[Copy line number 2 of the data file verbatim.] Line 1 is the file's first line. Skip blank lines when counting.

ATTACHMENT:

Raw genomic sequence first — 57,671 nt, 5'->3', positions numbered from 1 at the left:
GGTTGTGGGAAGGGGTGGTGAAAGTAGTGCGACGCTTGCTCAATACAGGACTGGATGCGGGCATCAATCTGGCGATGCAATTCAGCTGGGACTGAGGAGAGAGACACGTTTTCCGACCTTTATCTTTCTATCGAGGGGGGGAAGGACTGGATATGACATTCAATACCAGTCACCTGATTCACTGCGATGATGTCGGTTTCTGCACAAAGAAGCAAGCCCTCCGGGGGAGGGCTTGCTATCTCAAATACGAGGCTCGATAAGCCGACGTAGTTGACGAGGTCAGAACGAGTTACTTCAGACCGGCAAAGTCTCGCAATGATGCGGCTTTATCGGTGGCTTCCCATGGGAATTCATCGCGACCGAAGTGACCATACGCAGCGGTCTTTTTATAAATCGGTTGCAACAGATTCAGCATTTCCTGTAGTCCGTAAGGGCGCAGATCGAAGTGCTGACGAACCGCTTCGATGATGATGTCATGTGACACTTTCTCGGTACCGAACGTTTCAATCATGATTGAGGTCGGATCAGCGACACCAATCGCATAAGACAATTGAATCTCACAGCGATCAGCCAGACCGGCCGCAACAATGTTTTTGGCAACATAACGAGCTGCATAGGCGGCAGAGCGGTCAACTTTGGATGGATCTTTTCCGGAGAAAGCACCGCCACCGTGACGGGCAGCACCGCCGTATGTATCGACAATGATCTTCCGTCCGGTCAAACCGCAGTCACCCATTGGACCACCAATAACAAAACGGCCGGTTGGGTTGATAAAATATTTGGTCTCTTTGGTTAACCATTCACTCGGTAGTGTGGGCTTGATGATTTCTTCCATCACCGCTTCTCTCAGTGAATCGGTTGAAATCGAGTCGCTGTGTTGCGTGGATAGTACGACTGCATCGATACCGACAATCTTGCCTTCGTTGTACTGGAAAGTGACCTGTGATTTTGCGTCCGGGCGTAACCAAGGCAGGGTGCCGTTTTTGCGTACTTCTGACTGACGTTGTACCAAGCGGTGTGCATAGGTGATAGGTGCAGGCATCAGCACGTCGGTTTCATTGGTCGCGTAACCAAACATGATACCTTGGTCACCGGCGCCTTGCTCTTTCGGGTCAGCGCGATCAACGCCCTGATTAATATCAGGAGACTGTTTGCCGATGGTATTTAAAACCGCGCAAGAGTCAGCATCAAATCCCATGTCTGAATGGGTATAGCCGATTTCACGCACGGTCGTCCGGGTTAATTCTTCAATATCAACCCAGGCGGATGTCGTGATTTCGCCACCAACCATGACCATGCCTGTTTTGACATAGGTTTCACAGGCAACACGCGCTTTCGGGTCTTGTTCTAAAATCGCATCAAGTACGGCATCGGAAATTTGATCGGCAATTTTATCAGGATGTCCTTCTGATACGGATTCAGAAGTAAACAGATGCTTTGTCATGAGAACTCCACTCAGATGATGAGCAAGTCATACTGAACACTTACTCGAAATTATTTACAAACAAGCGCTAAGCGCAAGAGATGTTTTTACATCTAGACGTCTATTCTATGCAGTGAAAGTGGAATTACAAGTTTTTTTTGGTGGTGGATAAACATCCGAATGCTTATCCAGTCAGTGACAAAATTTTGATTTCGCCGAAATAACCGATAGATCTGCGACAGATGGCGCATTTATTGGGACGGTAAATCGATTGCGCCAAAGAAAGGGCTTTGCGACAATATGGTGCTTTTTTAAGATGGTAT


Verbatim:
GGTTGTGGGAAGGGGTGGTGAAAGTAGTGCGACGCTTGCTCAATACAGGACTGGATGCGGGCATCAATCTGGCGATGCAATTCAGCTGGGACTGAGGAGAGAGACACGTTTTCCGACCTTTATCTTTCTATCGAGGGGGGGAAGGACTGGATATGACATTCAATACCAGTCACCTGATTCACTGCGATGATGTCGGTTTCTGCACAAAGAAGCAAGCCCTCCGGGGGAGGGCTTGCTATCTCAAATACGAGGCTCGATAAGCCGACGTAGTTGACGAGGTCAGAACGAGTTACTTCAGACCGGCAAAGTCTCGCAATGATGCGGCTTTATCGGTGGCTTCCCATGGGAATTCATCGCGACCGAAGTGACCATACGCAGCGGTCTTTTTATAAATCGGTTGCAACAGATTCAGCATTTCCTGTAGTCCGTAAGGGCGCAGATCGAAGTGCTGACGAACCGCTTCGATGATGATGTCATGTGACACTTTCTCGGTACCGAACGTTTCAATCATGATTGAGGTCGGATCAGCGACACCAATCGCATAAGACAATTGAATCTCACAGCGATCAGCCAGACCGGCCGCAACAATGTTTTTGGCAACATAACGAGCTGCATAGGCGGCAGAGCGGTCAACTTTGGATGGATCTTTTCCGGAGAAAGCACCGCCACCGTGACGGGCAGCACCGCCGTATGTATCGACAATGATCTTCCGTCCGGTCAAACCGCAGTCACCCATTGGACCACCAATAACAAAACGGCCGGTTGGGTTGATAAAATATTTGGTCTCTTTGGTTAACCATTCACTCGGTAGTGTGGGCTTGATGATTTCTTCCATCACCGCTTCTCTCAGTGAATCGGTTGAAATCGAGTCGCTGTGTTGCGTGGATAGTACGACTGCATCGATACCGACAATCTTGCCTTCGTTGTACTGGAAAGTGACCTGTGATTTTGCGTCCGGGCGTAACCAAGGCAGGGTGCCGTTTTTGCGTACTTCTGACTGACGTTGTACCAAGCGGTGTGCATAGGTGATAGGTGCAGGCATCAGCACGTCGGTTTCATTGGTCGCGTAACCAAACATGATACCTTGGTCACCGGCGCCTTGCTCTTTCGGGTCAGCGCGATCAACGCCCTGATTAATATCAGGAGACTGTTTGCCGATGGTATTTAAAACCGCGCAAGAGTCAGCATCAAATCCCATGTCTGAATGGGTATAGCCGATTTCACGCACGGTCGTCCGGGTTAATTCTTCAATATCAACCCAGGCGGATGTCGTGATTTCGCCACCAACCATGACCATGCCTGTTTTGACATAGGTTTCACAGGCAACACGCGCTTTCGGGTCTTGTTCTAAAATCGCATCAAGTACGGCATCGGAAATTTGATCGGCAATTTTATCAGGATGTCCTTCTGATACGGATTCAGAAGTAAACAGATGCTTTGTCATGAGAACTCCACTCAGATGATGAGCAAGTCATACTGAACACTTACTCGAAATTATTTACAAACAAGCGCTAAGCGCAAGAGATGTTTTTACATCTAGACGTCTATTCTATGCAGTGAAAGTGGAATTACAAGTTTTTTTTGGTGGTGGATAAACATCCGAATGCTTATCCAGTCAGTGACAAAATTTTGATTTCGCCGAAATAACCGATAGATCTGCGACAGATGGCGCATTTATTGGGACGGTAAATCGATTGCGCCAAAGAAAGGGCTTTGCGACAATATGGTGCTTTTTTAAGATGGTAT